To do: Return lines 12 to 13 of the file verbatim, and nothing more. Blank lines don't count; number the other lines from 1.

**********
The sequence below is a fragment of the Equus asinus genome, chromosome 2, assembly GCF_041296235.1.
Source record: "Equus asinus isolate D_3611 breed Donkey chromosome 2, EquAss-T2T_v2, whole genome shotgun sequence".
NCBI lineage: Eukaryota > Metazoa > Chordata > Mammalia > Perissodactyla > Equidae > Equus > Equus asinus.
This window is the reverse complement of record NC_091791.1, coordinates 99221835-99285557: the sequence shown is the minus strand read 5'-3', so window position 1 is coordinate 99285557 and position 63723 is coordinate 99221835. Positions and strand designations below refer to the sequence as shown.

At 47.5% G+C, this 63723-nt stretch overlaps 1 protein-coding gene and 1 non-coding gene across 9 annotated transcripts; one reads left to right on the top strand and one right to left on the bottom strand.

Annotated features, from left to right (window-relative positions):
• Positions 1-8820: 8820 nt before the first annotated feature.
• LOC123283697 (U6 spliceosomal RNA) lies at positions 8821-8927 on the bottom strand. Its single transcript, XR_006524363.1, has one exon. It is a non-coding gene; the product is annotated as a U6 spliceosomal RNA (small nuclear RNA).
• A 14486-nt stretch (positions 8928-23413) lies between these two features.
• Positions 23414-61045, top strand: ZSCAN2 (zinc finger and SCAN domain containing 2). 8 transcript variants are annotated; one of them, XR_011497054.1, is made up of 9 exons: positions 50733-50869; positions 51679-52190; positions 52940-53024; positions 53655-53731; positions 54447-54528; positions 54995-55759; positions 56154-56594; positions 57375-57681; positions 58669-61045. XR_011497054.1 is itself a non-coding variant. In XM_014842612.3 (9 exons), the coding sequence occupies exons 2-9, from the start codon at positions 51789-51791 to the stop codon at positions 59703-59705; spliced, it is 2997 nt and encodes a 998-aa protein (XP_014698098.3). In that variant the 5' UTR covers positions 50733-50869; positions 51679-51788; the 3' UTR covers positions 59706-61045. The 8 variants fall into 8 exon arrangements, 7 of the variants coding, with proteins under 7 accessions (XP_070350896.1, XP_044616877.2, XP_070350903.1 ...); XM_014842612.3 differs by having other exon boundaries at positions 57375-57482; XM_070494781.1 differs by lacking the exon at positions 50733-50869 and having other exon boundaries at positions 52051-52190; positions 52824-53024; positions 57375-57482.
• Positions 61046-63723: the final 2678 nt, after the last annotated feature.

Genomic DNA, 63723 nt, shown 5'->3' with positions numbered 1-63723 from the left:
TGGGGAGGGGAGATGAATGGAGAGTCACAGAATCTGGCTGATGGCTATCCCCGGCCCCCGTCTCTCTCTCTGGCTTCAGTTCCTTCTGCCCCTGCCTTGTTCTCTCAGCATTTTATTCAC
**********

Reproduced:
Genomic DNA, 63723 nt, shown 5'->3' with positions numbered 1-63723 from the left:
TGGGGAGGGGAGATGAATGGAGAGTCACAGAATCTGGCTGATGGCTATCCCCGGCCCCCGTCTCTCTCTCTGGCTTCAGTTCCTTCTGCCCCTGCCTTGTTCTCTCAGCATTTTATTCAC